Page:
Prehistoric Poop Reveals Neanderthals Ate Plants

El Salt, the excavation site where fossil poop was found.
Archaeologists found poop in sediments excavated from El Salt, shown here, a site where Neanderthals lived in Spain. (Image credit: PLOS ONE, doi:10.1371/journal.pone.0101045.g001)

Don't call them brutes. Neanderthals ate their veggies. 

Traces of 50,000-year-old poop found at a caveman campground in Spain suggest that modern humans' prehistoric cousins may have had a healthy dose of plants in their diet, researchers say.

The findings, published today (June 25) in the journal PLOS ONE, are based on chemicals lingering in bits of fossilized feces — perhaps the oldest human poop known to science. [Image Gallery: Our Closest Human Ancestor]

Long-lost cousins

Neanderthals are the closest extinct relatives of Homo sapiens (close enough to have interbred with modern humans). They roamed Eurasia from about 230,000 to 40,000 years ago, and for the most part, they looked like modern humans, but with a stockier build, more prominent brow ridges and wider noses.

Recent research has upended the image of Neanderthals as dim-witted bruisers. These long-gone cousins may have controlled fire, made tools, buried their dead in graves, adorned themselves with feathers and tidied their caves.

Some studies in the past few years have also suggested that Neanderthals weren't just red-meat-gnawing carnivores; instead, they probably had well-rounded diets. Archaeologists found residues of fish scales, bird feathers and starchy plants at a Neanderthal cave in the Rhone Valley in France. Another group of researchers discovered seal, dolphin and fish bones near a Neanderthal hearth on the Rock of Gibraltar, located on the Iberian Peninsula. A 2010 study in the journal Proceedings of the National Academy of Sciences identified microfossils of plants, such as date palms, legumes and grass seeds, stuck in Neanderthal teeth.

For the new study, researchers looked for telltale biomarkers in bits of fossilized feces (often called coprolites) found in the soil at El Salt, an archaeological site in Alicante, Spain, which Neanderthals occupied at various times between 60,000 and 45,000 years ago.

All poop samples indicated that Neanderthals ate animals; evidence came in the form of coprostanol, a lipid created when the body metabolizes cholesterol — a molecule made by all animals. But two samples also had a dash of 5B-stigmastanol — a chemical produced when the gut breaks down phytosterol, a cholesterol-like compound that comes from plants. The researchers billed their study as the first direct evidence that Neanderthals had an omnivorous diet.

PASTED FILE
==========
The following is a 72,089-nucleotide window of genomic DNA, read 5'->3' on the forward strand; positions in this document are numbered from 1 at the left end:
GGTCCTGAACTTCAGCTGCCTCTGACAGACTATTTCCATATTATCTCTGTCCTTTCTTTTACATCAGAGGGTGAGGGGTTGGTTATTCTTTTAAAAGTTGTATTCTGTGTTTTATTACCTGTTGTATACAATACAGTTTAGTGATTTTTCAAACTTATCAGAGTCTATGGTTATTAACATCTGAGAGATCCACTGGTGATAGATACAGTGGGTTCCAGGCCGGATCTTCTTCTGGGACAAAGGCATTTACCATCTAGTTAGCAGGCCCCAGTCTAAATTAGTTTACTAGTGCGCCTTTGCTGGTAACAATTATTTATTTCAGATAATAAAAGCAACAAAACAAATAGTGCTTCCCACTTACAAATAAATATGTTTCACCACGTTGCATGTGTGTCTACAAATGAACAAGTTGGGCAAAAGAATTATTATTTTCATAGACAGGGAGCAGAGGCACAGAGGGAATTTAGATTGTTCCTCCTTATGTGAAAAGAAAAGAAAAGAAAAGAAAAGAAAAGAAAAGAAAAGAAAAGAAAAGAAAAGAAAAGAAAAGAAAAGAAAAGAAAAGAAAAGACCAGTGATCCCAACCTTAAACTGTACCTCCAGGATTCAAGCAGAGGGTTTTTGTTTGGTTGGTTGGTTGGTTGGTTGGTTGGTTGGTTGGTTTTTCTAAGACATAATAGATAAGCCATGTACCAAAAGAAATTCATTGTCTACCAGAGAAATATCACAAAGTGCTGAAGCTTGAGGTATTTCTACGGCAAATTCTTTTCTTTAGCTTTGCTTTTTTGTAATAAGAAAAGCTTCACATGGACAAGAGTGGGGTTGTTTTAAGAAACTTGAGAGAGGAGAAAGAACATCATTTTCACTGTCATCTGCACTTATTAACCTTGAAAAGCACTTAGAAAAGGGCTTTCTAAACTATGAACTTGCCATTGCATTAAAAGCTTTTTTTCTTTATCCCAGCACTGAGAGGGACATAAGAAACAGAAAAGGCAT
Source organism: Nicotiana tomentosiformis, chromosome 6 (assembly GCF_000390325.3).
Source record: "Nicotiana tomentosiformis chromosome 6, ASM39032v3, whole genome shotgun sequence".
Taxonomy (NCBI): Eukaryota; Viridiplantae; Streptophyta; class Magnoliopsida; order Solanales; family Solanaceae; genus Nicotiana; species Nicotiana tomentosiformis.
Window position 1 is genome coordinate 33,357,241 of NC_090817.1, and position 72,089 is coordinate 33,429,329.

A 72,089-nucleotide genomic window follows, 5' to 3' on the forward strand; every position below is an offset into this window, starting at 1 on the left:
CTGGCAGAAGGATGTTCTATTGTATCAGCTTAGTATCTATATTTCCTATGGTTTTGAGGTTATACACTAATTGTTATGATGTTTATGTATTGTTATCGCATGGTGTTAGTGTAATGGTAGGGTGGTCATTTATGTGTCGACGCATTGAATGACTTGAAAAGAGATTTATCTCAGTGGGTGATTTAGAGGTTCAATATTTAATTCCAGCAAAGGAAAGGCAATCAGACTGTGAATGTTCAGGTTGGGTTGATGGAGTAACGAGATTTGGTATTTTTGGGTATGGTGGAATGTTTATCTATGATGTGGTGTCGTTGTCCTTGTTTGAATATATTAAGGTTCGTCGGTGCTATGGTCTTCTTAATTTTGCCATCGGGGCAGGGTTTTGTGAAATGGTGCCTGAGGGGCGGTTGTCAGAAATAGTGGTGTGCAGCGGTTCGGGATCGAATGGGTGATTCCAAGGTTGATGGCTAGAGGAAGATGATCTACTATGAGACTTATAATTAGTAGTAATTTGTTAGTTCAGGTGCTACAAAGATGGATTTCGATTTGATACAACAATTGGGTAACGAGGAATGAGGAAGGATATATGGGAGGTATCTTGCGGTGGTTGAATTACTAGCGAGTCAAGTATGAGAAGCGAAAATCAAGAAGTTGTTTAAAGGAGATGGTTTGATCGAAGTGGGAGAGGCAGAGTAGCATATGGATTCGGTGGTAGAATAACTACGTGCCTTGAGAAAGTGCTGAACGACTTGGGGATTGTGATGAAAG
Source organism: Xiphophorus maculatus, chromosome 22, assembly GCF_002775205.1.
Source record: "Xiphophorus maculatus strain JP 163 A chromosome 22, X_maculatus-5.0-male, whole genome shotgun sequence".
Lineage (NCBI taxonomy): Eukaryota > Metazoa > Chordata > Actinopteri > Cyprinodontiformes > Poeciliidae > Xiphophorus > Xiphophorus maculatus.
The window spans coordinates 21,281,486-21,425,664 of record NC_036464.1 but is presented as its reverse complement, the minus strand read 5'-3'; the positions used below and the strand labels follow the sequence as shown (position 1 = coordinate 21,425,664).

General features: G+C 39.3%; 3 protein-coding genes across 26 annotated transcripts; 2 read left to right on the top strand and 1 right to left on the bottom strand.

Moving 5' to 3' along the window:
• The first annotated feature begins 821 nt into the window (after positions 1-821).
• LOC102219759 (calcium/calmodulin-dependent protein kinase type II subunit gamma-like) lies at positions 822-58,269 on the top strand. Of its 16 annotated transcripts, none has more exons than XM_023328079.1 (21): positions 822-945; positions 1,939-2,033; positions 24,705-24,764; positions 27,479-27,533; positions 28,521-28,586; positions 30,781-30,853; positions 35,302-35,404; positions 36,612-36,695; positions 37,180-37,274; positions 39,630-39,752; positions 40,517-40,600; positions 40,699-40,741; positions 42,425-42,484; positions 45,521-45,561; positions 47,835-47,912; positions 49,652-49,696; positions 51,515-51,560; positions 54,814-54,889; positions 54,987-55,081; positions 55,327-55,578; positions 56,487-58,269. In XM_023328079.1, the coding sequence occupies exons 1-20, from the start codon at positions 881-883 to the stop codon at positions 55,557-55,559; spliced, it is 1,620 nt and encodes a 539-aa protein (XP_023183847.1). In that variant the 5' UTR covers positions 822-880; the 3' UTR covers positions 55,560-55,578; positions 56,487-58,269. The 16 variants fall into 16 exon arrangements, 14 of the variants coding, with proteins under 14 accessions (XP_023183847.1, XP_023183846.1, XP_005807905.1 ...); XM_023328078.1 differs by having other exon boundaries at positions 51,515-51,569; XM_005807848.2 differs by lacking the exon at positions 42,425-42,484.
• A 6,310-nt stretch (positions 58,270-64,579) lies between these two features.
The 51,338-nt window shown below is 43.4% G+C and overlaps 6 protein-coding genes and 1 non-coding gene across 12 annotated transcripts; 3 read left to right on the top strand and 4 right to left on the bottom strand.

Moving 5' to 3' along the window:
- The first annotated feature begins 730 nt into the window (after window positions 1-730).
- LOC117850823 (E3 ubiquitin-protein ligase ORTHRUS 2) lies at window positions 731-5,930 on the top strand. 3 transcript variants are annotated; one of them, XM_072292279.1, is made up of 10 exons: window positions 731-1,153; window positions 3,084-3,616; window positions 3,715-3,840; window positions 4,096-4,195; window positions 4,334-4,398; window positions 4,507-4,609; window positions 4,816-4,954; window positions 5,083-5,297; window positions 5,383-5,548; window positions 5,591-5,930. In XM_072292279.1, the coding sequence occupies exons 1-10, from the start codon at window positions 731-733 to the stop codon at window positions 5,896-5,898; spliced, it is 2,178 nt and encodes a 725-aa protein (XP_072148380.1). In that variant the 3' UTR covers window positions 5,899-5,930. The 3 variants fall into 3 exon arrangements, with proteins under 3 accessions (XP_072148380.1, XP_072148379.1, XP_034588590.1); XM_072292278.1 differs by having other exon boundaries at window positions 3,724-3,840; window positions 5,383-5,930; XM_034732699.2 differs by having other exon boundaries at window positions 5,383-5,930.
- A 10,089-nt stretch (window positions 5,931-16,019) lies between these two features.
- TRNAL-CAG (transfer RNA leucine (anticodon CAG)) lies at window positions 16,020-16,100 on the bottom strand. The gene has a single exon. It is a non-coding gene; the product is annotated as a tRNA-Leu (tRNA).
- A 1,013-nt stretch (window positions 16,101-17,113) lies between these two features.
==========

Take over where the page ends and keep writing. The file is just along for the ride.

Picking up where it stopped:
Ainara Sistiaga, a graduate student at the University of La Laguna in Spain, who led the investigation as a visiting student at the Massachusetts Institute of Technology, said the results aren't all that surprising, as Neanderthals are primates and most primates are omnivores.

"We cannot say anything about what kind of plants they were actually eating, but some scientists have suggested that in this area they probably had access to berries, nuts or tubers," Sistiaga told Live Science in an email.

Speculative results

Other experts were skeptical about whether the poop in question even belonged to Neanderthals. In pointing a finger at these human cousins, the authors of the paper may have been too quick to rule out bears, wild boars and other omnivores that could have wandered onto the site and left a present.

"It is notoriously difficult to identify the species of coprolites, so it is far from secure that the coprolites they worked on are from humans," said Michael Richards, a researcher at the Max Planck Institute for Evolutionary Anthropology in Germany, who was not involved in the study.

Another researcher noted the questionable placement of the feces — found right next to the fire.

"How would human feces end up close to the cooking place?" asked Hervé Bocherens, of the University of Tübingen in Germany. "We know that modern bears are attracted by abandoned hearths, and they would probably leave droppings behind without any afterthoughts," Bocherens told Live Science in an email.

He added that scientists need a much better reference database for the profile of chemicals they should expect to see in the fossilized feces of different animals, such as bears and humans. Researchers also need a better understanding of how these chemicals degrade over time, he said.

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Megan Gannon
Live Science Contributor
Megan has been writing for Live Science and since 2012. Her interests range from archaeology to space exploration, and she has a bachelor's degree in English and art history from New York University. Megan spent two years as a reporter on the national desk at NewsCore. She has watched dinosaur auctions, witnessed rocket launches, licked ancient pottery sherds in Cyprus and flown in zero gravity. Follow her on Twitter and Google+.